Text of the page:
Morning came. He, I, and ten members of his team filed into the small conference room and took seats around a table. When it was my client's turn to start the meeting, he began to veer in the direction of his original plan, but I guess he decided that the story was worth a try. He told a brief story of how he had lived in almost a dozen countries around the world, and how his story mirrored what his staffers needed to accomplish that day. The story was well told and well received. Throughout the three to four minute exchange, it was evident by the smiles and nods of his staffers that they had connected to him, and bought in to his ideas. Through storytelling, both the manager and his staff had won.
Keep in mind that your stories should be credible and relevant, and tell them always with the purpose of making the human connection with others. Find a topic that is interesting to you and that will motivate others, then incorporate it into your presentation. You'll find that selling is easier, more fun, and will give you greater returns when you do.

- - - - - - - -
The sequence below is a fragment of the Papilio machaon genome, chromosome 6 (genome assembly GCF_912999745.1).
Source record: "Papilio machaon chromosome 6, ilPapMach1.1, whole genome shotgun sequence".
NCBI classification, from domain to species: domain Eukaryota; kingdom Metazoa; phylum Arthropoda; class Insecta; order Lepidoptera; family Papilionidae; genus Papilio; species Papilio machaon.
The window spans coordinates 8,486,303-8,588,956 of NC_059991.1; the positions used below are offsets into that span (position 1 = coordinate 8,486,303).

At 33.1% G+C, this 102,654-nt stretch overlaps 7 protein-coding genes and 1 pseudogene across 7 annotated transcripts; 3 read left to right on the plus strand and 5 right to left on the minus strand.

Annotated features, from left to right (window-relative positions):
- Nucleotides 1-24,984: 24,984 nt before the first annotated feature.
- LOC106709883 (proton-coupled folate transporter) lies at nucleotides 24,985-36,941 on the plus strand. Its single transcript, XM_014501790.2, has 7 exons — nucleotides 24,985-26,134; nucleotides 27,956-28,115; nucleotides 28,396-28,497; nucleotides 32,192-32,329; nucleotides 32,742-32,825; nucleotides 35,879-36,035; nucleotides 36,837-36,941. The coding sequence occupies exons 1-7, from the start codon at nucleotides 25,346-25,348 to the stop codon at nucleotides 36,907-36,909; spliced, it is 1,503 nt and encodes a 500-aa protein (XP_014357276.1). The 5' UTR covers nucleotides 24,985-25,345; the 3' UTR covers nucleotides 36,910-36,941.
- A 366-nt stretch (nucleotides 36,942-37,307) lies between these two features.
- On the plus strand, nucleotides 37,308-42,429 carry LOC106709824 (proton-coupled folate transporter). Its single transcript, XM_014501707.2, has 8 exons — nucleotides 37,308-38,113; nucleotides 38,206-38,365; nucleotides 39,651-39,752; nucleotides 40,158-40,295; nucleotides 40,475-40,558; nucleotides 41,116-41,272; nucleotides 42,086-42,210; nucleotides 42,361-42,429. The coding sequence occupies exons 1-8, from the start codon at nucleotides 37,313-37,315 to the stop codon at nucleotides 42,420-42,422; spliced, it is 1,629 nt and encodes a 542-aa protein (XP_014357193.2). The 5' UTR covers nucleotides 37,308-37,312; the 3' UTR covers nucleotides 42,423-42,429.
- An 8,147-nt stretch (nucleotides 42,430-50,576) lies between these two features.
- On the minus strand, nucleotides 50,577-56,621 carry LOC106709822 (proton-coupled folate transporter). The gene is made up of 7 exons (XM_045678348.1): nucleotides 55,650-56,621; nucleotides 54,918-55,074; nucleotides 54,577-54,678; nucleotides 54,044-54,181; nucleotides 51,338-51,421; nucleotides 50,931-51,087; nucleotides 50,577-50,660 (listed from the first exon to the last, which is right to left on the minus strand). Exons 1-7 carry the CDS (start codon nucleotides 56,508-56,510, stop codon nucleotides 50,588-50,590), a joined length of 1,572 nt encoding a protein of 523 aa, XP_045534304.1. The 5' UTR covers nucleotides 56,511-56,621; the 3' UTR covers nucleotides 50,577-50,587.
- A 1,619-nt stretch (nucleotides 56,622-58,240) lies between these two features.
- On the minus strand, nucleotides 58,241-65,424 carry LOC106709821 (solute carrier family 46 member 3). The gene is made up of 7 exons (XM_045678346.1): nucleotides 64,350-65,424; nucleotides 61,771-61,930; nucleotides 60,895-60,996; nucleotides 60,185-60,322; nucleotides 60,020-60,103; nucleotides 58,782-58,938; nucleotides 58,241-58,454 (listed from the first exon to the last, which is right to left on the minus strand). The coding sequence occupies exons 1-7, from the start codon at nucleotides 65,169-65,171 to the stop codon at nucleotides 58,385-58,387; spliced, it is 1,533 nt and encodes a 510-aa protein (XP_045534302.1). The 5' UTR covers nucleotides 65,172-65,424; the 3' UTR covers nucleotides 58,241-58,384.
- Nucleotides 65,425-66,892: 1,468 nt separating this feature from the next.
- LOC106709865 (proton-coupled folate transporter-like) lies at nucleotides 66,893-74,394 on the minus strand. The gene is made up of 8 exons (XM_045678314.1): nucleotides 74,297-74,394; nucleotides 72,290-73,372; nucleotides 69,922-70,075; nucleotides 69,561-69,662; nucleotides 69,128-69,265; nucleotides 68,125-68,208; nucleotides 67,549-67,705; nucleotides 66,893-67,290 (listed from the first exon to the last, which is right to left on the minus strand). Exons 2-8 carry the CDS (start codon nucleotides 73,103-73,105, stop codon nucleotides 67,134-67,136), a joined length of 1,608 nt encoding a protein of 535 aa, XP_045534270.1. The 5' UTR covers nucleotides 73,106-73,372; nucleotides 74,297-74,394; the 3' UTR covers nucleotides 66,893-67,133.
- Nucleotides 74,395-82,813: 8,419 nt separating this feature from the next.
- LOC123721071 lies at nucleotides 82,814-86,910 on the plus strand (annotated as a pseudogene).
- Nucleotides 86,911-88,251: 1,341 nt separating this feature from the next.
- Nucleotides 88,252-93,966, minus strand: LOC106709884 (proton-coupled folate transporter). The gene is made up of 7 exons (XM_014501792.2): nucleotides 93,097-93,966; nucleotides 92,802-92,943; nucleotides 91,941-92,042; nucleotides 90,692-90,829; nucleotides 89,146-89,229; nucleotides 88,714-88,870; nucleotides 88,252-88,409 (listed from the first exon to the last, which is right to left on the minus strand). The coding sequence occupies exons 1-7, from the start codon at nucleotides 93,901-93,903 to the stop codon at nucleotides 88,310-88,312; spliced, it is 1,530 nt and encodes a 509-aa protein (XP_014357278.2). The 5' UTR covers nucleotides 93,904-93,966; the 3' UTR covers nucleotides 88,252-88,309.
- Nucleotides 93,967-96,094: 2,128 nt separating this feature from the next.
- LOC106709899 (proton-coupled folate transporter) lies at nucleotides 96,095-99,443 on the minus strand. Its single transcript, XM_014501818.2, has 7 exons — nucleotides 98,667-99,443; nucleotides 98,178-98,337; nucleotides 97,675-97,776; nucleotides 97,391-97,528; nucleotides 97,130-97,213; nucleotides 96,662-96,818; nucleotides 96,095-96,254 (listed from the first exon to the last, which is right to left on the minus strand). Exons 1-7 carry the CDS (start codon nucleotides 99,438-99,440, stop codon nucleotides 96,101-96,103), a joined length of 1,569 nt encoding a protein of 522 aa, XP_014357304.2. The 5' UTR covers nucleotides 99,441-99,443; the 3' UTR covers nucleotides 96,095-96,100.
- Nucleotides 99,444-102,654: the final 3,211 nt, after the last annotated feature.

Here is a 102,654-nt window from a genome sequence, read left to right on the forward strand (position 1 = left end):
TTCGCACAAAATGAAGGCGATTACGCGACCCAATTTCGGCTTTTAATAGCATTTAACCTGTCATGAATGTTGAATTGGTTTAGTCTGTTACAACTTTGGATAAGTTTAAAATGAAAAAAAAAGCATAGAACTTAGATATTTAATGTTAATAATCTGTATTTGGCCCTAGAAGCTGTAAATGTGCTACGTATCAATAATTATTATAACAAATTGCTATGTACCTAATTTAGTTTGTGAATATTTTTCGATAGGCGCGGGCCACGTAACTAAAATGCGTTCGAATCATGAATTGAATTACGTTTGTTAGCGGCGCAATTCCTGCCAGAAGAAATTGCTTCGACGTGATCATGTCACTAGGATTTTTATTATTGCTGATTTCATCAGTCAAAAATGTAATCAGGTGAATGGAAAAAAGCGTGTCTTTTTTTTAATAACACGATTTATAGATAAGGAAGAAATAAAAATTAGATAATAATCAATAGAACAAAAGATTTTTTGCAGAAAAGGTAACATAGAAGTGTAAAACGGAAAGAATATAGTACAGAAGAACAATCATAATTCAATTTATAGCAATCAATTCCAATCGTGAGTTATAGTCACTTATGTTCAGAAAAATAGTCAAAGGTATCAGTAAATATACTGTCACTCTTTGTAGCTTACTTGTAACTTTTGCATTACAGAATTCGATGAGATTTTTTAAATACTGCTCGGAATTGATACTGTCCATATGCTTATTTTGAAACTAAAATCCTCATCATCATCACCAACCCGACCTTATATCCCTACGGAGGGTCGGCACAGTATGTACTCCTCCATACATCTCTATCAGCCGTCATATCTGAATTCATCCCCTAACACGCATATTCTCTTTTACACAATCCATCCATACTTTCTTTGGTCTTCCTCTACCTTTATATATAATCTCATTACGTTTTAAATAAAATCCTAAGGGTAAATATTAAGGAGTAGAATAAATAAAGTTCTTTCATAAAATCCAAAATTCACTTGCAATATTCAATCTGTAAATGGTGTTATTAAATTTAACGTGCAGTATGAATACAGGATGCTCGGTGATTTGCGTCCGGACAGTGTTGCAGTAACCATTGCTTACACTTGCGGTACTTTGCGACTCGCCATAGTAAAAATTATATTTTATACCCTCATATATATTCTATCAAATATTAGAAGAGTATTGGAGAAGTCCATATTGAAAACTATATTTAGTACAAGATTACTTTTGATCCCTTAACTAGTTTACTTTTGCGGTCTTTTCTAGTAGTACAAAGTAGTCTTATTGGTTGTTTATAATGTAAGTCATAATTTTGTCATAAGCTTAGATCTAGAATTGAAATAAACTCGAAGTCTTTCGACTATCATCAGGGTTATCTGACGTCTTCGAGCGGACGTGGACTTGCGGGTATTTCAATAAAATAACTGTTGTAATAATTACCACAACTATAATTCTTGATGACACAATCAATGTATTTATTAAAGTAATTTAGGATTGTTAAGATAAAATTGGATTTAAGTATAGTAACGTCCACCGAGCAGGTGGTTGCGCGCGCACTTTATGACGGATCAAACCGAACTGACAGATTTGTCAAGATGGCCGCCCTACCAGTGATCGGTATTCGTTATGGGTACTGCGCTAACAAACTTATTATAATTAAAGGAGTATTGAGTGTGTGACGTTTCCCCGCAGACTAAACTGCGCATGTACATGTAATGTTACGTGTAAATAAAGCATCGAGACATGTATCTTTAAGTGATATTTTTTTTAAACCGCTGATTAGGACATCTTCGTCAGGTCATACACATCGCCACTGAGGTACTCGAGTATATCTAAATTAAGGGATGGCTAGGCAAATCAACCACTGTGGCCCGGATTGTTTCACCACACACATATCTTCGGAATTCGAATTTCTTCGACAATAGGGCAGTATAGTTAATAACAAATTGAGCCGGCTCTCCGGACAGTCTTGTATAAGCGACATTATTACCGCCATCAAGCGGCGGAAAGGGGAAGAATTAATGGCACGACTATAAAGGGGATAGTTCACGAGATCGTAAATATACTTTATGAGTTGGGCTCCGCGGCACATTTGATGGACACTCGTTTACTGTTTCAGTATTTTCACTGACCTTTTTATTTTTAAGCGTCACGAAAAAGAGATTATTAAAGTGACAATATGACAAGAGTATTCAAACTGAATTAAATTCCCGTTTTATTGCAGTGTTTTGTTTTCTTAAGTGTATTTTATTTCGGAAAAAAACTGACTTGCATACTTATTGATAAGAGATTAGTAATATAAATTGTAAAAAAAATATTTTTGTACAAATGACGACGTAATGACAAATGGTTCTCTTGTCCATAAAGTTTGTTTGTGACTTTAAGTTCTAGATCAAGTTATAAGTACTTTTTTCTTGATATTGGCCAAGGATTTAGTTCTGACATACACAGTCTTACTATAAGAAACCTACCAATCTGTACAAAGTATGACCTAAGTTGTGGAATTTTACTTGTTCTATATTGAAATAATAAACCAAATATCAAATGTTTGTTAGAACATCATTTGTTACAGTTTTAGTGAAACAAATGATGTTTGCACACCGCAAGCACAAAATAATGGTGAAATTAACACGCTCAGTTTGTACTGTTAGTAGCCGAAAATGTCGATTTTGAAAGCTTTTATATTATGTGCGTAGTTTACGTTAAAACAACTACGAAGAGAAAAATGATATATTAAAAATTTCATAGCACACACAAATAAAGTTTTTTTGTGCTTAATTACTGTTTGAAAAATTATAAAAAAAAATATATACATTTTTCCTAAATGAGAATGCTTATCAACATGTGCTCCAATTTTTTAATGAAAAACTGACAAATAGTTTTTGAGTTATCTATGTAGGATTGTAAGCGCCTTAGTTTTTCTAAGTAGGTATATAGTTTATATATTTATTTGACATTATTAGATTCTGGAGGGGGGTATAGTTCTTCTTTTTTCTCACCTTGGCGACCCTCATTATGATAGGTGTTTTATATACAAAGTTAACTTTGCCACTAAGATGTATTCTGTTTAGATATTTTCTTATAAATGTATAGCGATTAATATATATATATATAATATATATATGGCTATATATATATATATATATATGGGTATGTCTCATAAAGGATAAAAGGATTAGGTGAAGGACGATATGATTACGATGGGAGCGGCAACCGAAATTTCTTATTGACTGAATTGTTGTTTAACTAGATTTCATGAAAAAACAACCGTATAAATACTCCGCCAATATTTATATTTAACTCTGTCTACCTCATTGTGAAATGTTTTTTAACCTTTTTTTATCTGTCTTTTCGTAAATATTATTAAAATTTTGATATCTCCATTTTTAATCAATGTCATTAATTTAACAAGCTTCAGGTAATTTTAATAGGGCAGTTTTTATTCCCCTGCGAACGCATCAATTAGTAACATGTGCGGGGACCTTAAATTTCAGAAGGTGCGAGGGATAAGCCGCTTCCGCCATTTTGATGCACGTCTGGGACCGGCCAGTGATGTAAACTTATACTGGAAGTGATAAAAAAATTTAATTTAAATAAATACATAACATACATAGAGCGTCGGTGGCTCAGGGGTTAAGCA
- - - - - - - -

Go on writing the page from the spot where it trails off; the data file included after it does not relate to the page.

The Strategic Alchemist™ , David Goldsmith is President and co-founder of MetaMatrix Consulting Group LLC. Over the past 24 years David has founded or co-founded nine businesses ranging from distribution to manufacturing to advertising.
In 1999, David sold his 14-year-old Syracuse, NY based Image Promoters, Inc. which he co-founded in 1986 to Proforma Associates, a 400-location franchise. He has been a consultant to various industries including telemarketing, high tech, logistics, retailing, hospitality, tourism, and manufacturing. Working with business owners, and corporate and mid-level management, David rapidly creates strategies that win in the marketplace.